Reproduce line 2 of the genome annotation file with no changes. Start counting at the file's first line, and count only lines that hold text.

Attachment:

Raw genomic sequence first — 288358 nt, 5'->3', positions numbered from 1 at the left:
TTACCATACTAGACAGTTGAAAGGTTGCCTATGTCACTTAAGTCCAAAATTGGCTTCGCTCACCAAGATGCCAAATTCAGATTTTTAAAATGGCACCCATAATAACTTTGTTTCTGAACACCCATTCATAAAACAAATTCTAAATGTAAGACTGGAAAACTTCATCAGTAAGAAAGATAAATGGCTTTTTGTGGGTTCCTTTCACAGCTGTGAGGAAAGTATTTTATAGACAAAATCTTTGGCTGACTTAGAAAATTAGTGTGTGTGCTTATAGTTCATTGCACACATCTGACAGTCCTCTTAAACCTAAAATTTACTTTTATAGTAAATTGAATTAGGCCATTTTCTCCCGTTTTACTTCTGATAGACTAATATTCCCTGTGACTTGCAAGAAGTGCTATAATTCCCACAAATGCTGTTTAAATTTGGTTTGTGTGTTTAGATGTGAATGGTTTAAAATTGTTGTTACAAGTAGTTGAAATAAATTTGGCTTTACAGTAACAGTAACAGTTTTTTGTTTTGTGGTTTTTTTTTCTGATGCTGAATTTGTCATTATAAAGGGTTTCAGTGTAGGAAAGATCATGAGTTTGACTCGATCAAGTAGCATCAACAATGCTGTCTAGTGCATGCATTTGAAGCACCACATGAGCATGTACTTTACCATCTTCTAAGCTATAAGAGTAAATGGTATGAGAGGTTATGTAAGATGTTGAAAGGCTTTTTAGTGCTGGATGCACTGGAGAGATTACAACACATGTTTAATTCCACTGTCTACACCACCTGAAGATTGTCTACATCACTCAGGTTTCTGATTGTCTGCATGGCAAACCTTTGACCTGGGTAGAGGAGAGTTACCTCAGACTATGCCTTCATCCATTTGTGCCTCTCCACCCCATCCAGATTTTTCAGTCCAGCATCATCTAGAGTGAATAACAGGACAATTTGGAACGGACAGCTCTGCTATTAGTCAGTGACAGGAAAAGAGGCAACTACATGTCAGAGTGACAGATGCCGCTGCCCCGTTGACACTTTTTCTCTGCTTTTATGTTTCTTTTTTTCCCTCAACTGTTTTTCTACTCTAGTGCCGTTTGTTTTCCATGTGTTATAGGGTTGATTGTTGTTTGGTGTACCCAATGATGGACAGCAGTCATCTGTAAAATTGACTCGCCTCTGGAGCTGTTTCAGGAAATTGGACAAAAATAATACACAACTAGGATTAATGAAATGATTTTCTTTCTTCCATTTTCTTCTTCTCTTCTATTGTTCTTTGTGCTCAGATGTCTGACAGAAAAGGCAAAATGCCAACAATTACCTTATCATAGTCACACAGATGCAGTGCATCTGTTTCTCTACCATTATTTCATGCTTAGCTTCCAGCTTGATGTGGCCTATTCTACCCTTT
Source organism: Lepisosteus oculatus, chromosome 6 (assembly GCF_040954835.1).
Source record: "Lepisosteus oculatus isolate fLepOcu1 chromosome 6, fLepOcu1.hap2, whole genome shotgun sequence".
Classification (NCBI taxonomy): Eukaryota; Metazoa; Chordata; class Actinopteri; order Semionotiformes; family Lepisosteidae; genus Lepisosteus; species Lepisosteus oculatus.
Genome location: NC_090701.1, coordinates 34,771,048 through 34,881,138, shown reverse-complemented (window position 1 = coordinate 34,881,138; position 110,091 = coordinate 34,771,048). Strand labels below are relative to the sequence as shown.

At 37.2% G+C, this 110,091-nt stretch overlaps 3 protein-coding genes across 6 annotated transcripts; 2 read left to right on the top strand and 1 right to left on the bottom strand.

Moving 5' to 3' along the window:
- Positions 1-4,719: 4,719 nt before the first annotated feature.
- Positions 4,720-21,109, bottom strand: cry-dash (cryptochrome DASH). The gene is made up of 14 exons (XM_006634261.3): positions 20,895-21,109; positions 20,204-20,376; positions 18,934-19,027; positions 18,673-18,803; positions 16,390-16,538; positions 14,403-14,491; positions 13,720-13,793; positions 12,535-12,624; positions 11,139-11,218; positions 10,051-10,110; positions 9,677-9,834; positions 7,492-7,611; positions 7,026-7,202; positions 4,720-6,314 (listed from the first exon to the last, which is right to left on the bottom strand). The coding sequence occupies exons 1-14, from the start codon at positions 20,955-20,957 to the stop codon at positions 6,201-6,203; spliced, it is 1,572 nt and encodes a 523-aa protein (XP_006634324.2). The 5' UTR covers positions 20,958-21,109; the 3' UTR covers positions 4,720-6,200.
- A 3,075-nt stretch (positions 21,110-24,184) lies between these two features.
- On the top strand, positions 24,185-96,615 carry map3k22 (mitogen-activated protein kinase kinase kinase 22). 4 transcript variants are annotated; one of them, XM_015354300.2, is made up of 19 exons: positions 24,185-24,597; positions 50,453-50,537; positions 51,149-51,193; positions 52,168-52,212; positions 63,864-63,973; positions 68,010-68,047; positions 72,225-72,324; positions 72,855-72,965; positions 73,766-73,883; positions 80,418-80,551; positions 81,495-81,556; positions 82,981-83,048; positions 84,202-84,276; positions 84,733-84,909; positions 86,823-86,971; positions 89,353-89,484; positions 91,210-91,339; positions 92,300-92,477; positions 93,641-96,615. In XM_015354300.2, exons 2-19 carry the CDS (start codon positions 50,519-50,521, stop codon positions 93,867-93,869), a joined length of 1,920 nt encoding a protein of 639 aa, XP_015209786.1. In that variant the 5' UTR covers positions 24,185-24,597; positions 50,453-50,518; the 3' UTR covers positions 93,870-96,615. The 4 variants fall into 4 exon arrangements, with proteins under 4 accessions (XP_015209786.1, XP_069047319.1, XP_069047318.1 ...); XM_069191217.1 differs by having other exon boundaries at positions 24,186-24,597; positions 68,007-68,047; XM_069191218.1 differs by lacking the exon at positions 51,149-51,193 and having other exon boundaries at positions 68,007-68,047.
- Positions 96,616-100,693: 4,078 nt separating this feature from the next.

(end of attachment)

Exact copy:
TTACCATACTAGACAGTTGAAAGGTTGCCTATGTCACTTAAGTCCAAAATTGGCTTCGCTCACCAAGATGCCAAATTCAGATTTTTAAAATGGCACCCATAATAACTTTGTTTCTGAACACCCATTCATAAAACAAATTCTAAATGTAAGACTGGAAAACTTCATCAGTAAGAAAGATAAATGGCTTTTTGTGGGTTCCTTTCACAGCTGTGAGGAAAGTATTTTATAGACAAAATCTTTGGCTGACTTAGAAAATTAGTGTGTGTGCTTATAGTTCATTGCACACATCTGACAGTCCTCTTAAACCTAAAATTTACTTTTATAGTAAATTGAATTAGGCCATTTTCTCCCGTTTTACTTCTGATAGACTAATATTCCCTGTGACTTGCAAGAAGTGCTATAATTCCCACAAATGCTGTTTAAATTTGGTTTGTGTGTTTAGATGTGAATGGTTTAAAATTGTTGTTACAAGTAGTTGAAATAAATTTGGCTTTACAGTAACAGTAACAGTTTTTTGTTTTGTGGTTTTTTTTTCTGATGCTGAATTTGTCATTATAAAGGGTTTCAGTGTAGGAAAGATCATGAGTTTGACTCGATCAAGTAGCATCAACAATGCTGTCTAGTGCATGCATTTGAAGCACCACATGAGCATGTACTTTACCATCTTCTAAGCTATAAGAGTAAATGGTATGAGAGGTTATGTAAGATGTTGAAAGGCTTTTTAGTGCTGGATGCACTGGAGAGATTACAACACATGTTTAATTCCACTGTCTACACCACCTGAAGATTGTCTACATCACTCAGGTTTCTGATTGTCTGCATGGCAAACCTTTGACCTGGGTAGAGGAGAGTTACCTCAGACTATGCCTTCATCCATTTGTGCCTCTCCACCCCATCCAGATTTTTCAGTCCAGCATCATCTAGAGTGAATAACAGGACAATTTGGAACGGACAGCTCTGCTATTAGTCAGTGACAGGAAAAGAGGCAACTACATGTCAGAGTGACAGATGCCGCTGCCCCGTTGACACTTTTTCTCTGCTTTTATGTTTCTTTTTTTCCCTCAACTGTTTTTCTACTCTAGTGCCGTTTGTTTTCCATGTGTTATAGGGTTGATTGTTGTTTGGTGTACCCAATGATGGACAGCAGTCATCTGTAAAATTGACTCGCCTCTGGAGCTGTTTCAGGAAATTGGACAAAAATAATACACAACTAGGATTAATGAAATGATTTTCTTTCTTCCATTTTCTTCTTCTCTTCTATTGTTCTTTGTGCTCAGATGTCTGACAGAAAAGGCAAAATGCCAACAATTACCTTATCATAGTCACACAGATGCAGTGCATCTGTTTCTCTACCATTATTTCATGCTTAGCTTCCAGCTTGATGTGGCCTATTCTACCCTTT